I have been forced to learn my way around Microsoft’s ‘sharing and collaboration’ platform over the past few weeks, but, I had issues when trying to load an HTML page in SharePoint Online…
I compiled a static website using Jekyll with the usual standard HTML, CSS, & JS files generated. The plan was to deploy all of the files somewhere inside an internally used SharePoint Online site.
Unlike a normal SharePoint instance, SharePoint Online doesn’t support using an html page as a site homepage. The files could be uploaded, however instead of loading the HTML pages in the browser they would download locally when you tried to load them.
Here’s how I got it to work…
Warning: The following steps can only be completed if you have been granted Site Administrator Permissions in SharePoint Online.
Site Contents, add a Document Library, set the library name and title to
I used two different config files,
_config.yml for local development,
_config-prod.yml for deployment:
jekyll s in terminal will compile all of your files to an
/APP directory, and set the site URL to your SharePoint domain.
jekyll s --config _config-prod.yml will, in addition, set the environment to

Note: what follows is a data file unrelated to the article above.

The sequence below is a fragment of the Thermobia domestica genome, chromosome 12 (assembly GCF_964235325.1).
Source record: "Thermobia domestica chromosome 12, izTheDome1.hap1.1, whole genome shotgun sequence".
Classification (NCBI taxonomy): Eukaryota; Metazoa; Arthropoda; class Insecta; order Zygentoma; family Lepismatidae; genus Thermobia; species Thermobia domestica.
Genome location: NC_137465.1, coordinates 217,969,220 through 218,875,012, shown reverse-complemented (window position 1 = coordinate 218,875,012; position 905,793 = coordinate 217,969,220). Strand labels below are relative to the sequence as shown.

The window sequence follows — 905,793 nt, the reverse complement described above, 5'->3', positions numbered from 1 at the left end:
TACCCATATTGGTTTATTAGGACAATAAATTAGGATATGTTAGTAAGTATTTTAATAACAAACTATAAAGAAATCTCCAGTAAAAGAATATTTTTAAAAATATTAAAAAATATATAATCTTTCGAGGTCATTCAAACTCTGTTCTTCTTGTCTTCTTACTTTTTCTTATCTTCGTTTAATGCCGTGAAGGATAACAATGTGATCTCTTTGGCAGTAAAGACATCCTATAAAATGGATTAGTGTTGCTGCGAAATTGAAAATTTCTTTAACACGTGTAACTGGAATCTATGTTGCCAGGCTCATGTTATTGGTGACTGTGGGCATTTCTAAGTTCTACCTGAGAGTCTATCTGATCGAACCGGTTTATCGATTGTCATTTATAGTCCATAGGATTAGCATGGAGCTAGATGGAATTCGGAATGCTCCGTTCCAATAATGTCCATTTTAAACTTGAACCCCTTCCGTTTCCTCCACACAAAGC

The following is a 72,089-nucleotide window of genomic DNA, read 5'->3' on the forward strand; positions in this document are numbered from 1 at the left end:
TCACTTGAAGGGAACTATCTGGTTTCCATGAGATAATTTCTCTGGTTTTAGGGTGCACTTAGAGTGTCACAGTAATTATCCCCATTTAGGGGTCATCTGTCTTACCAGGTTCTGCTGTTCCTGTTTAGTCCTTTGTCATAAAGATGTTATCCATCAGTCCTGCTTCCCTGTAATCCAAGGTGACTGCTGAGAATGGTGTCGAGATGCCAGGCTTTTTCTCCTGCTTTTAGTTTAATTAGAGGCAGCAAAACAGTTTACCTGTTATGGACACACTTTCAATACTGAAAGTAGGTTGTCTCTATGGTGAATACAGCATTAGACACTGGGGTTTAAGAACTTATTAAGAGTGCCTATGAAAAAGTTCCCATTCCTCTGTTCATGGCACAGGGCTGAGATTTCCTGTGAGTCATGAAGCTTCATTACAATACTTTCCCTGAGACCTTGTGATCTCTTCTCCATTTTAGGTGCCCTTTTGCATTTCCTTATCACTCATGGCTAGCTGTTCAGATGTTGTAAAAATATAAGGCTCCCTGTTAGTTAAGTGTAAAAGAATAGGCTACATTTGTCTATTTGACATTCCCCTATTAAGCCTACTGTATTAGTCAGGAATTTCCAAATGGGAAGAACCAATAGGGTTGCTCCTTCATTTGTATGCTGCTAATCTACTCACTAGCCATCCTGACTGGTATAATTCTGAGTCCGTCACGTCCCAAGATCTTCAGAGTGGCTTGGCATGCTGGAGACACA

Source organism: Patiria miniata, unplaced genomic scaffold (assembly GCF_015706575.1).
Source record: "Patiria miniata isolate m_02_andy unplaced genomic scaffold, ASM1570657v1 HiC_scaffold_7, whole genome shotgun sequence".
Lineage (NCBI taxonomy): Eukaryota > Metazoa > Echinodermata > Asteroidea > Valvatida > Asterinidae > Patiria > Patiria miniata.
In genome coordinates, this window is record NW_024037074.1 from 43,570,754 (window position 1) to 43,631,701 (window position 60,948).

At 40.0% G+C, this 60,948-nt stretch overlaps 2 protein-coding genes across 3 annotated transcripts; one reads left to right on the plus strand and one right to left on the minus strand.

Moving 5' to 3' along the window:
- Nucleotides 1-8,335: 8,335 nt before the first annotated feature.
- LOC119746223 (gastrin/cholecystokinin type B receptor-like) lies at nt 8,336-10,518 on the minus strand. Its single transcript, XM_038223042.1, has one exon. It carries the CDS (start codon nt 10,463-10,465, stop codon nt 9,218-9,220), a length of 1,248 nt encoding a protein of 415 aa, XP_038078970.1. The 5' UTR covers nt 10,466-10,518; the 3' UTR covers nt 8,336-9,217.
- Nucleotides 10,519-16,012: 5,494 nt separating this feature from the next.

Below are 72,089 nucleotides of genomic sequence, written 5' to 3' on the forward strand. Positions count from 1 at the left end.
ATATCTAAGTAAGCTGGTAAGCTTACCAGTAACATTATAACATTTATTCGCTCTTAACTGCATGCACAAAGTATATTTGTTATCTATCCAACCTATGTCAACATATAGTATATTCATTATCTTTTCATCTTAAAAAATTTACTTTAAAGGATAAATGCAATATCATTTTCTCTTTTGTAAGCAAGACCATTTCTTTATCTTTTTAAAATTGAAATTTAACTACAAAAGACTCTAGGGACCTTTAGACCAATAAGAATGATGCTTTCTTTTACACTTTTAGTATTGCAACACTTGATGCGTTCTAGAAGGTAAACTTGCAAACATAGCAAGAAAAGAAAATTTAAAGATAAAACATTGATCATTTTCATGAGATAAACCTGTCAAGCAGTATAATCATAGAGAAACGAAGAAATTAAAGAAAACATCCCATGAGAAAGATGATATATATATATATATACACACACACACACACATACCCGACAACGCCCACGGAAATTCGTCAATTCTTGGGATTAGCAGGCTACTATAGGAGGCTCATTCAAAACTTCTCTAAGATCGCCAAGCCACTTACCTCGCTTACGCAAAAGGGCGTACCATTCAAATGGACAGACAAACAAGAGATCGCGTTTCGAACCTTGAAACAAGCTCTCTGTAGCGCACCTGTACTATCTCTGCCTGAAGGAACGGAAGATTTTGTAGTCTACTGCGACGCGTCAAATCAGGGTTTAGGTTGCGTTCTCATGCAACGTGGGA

sharepoint, enabling us to add environment-specific ‘if’ statements, and, set the base URL to
/[SITE_NAME]/APP - which makes sure that all of the URL references in the webpages point to the correct folders inside our SharePoint site.
head of each HTML page which only runs for production…
This .js file automatically changes all
.html page links to
.aspx. This is important as SharePoint Online will only load .aspx files in the browser - we can’t have any links pointing to HTML pages.
As the script is only included if the environment is production we don’t need to worry about this interfering with development and we can continue to build our Jekyll site with either Markdown or HTML files as normal.
As I mentioned, SharePoint Online will only read ASPX files in the browser, so after generating the Jekyll site, you will still needed to change all of the HTML files to ASPX format.
I did this with a simple Mac Automator Script, which changes the file extension - I run it before every deployment.
I found SharePoint Designer 2013 (Windows only) to be the best connectioon/transfering method.
After download/install, you can add your SharePoint site and access the /APP Library to upload all of your compiled Jekyll files from the
Once the files have uploaded, select the top level
index.aspx (or whichever file is your generated site’s homepage) and click ‘Set as Home Page’ from the ‘All Files’ tab.
This will produce the following redirection for all users:
And, all pages and links will load in the browser as all the HTML files or links have been changed to ASPX.